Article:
We have arrived in the last months of AOR, which is scheduled to come to an end in late January. This means that we are busy with getting the next version of our digital research environment ready. Part of the remaining work is very exciting and comprises the creation of a set of contextual documents on John Dee, his books that are in the AOR corpus, and his library. To that end, a humanities meeting was recently held at Princeton’s Institute of Advanced Studies (see Neil’s blog for more information). Necessary but unfortunately somewhat less exciting is the work that takes place in the trenches: checking transcriptions, hunting down bugs, and testing the viewer. This blog post addresses a problem which has haunted us over the course of AOR and which we had to face head on last month.
The problem is a rather mundane one: displaying the correct page numbers of a particular book in the AOR viewer. Getting this right proved to be labour intensive, while the problem itself shows the tension between the ways in which a (digitized) book as an object is viewed from distinct humanistic and technical perspectives. The problem emerged due to a combination of the particular technical infrastructure inherited from earlier projects conducted at Johns Hopkins University (JHU) and our transcription policy. Based on earlier work on the Roman de la Rose and the Christine de Pisan projects, the digital images that are ingested into the JHU archive are labelled according to the sequence of manuscript, starting with 1r, followed by 1v, and so forth. This folio numbering system both reflects the objects on which these projects focused, medieval manuscripts, as well as the conceptualization of objects within IIIF viewers as a sequence of images. However, anyone vaguely acquainted with early modern imprints will now that the page number system of these objects in general is much more complex because of the combination of page numbers and signatures, with some books having separate sequences of page numbers and/or signatures for individual sections.
As a result of the internal system of attributing page (i.e. folio) numbers, a mismatch between the page numbers visible on the digital images and the page numbers displayed in the bottom of the viewer emerged, as shown on the image below.
One way to overcome this hurdle was to include information about the page number and signature in the XML transcriptions generated for the project and to display this information in the viewer. We managed to get this working in the new version of the viewer – which currently is under construction and not yet publicly available – but quickly realised that this problem continued to persist in a number of cases. This was caused by our decision not to create XML files of all digital images, but only of those that contain one or more reader interventions, that is, any visible interaction of a reader with that page. Since at least around half of the pages in the books which are included in the AOR corpora are not annotated, XML files for these pages do not exist. As a result, for the pages which do not have an XML file associated with them, the viewer returns to its internal numbering system, creating an extremely awkward combination of page numbers and/or signatures and folio numbers (see below).
Several possible solutions existed, including the creation of a XML transcription for every digital image in the AOR corpora. This would mean having to create several thousand XML transcription which, although the transcriptions themselves would be small, would take in inordinate amount of time. The other, more feasible option was to create spreadsheets for every book in the AOR corpora which comprise information about the file name of the digital image and the information about page numbers and/or signatures (in the absence of the former) contained in the XML transcriptions. Luckily the junior programmer working on AOR, John Abrahams, was able to generate these spreadsheets, which meant that I ‘only’ had to enter manually the information regarding the page numbers of the digital images which do not have a transcription associated to them.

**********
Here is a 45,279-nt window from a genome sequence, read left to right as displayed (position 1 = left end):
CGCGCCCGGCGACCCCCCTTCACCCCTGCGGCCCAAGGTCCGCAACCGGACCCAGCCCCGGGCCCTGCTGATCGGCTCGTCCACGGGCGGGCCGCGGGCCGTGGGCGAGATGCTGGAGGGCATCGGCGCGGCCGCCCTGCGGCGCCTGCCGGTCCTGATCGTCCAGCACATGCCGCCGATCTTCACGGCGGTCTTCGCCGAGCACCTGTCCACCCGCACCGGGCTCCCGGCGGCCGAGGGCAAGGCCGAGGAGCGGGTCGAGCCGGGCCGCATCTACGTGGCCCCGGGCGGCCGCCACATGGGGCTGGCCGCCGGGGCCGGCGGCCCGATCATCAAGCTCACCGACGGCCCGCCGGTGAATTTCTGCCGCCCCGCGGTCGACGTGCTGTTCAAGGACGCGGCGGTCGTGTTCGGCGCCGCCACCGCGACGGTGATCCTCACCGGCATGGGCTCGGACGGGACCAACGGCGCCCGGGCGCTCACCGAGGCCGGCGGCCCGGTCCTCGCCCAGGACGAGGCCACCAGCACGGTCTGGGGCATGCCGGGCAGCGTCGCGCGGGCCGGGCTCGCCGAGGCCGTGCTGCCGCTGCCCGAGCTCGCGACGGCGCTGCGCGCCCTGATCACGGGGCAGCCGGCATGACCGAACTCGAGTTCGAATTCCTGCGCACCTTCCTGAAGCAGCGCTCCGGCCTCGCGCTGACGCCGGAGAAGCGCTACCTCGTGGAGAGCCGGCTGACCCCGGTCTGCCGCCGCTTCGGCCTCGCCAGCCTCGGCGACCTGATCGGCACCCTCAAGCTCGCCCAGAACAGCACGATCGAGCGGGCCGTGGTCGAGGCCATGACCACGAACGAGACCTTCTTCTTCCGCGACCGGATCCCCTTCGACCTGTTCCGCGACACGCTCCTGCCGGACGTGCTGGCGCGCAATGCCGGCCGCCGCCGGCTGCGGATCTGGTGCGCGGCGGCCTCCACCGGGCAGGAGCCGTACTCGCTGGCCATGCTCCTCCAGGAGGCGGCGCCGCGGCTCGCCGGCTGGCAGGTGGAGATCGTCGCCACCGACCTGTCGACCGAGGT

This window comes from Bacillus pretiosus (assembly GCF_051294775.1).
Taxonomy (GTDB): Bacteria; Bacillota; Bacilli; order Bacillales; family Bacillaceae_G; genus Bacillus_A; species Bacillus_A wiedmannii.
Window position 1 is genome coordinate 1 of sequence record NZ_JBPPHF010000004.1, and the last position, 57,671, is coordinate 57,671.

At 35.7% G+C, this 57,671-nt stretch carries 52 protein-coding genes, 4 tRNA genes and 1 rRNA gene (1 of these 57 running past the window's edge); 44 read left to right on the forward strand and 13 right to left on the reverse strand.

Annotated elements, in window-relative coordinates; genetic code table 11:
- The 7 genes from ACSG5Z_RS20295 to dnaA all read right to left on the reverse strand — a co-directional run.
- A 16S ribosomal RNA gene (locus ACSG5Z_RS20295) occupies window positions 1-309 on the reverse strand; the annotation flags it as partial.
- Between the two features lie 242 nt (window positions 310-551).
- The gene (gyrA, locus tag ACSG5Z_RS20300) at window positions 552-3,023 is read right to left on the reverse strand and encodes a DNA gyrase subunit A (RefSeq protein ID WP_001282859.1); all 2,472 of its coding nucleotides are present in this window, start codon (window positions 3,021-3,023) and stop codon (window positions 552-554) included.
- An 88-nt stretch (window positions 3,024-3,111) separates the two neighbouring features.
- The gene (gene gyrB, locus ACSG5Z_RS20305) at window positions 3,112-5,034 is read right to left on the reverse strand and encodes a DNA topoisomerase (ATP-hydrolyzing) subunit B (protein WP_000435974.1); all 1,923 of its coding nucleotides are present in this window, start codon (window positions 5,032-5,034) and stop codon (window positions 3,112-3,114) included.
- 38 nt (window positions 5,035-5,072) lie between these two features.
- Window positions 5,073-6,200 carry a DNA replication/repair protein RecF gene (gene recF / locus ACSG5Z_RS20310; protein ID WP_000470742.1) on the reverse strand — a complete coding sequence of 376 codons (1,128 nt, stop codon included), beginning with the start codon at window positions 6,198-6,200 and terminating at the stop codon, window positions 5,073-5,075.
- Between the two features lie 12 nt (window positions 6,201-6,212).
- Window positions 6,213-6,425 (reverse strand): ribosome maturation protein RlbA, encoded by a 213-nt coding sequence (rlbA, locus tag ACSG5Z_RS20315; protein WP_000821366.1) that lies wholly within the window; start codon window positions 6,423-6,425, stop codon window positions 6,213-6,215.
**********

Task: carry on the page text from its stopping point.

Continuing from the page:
Nevertheless, I still had to go through 35 spreadsheets, check the information provided in them, and add/amend data where necessary. This process was further complicated by the mismatch between the file names of the images to which we refer in our transcriptions and the file names that are used internally in the JHU archive. These internal file names, created during the process of ingesting the digital images into the JHU archives, were provided in the spreadsheets. Based on the data in the transcriptions, I had to match the two sets of file names and then add the correct information to the spreadsheets. While being motivated by the thought that finishing this work would constitute an important step towards beatification, and spurred on by listening to football shows and a healthy dose of death metal, I did manage to populate all the spreadsheets. Although the work itself was everything but interesting, the final result is all the more pleasing. The information provided in the new version of the AOR viewer now matches the page numbers and/or signatures of the early modern imprints. Apart from avoiding confusion, this makes navigating these annotated books and doing research in the AOR digital environment much easier. Moreover, during the process of going through the spreadsheets, I encountered a couple of bugs (e.g. transcriptions being associated with the wrong images), constituting an additional fruit of this work. Apart from being a heroic story of sacrifice, perseverance, and the divine combination of football and metal, this blog shows the extent to which the spade work, done by both by computer engineers and humanists, forms the rock upon which this digital resource is built.